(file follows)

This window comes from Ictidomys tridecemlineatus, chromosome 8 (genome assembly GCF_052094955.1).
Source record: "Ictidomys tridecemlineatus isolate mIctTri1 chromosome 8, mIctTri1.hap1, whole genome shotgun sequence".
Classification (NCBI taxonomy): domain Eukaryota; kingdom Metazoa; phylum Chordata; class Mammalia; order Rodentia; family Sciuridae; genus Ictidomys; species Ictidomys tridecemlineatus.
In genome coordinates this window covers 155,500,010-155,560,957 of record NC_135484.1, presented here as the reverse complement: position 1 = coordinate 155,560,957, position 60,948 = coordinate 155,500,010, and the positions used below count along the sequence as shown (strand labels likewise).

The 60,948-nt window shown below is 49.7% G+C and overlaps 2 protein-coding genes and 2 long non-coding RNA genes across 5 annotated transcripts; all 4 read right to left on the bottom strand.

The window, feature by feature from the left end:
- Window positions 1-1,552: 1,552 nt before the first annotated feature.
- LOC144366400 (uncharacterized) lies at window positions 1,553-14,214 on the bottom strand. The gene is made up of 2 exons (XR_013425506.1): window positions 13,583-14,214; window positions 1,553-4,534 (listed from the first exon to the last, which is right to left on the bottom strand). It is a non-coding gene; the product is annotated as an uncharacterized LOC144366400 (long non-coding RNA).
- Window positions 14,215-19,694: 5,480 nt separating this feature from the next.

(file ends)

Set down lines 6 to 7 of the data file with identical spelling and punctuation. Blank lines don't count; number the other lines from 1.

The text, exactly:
The window, feature by feature from the left end:
- Window positions 1-1,552: 1,552 nt before the first annotated feature.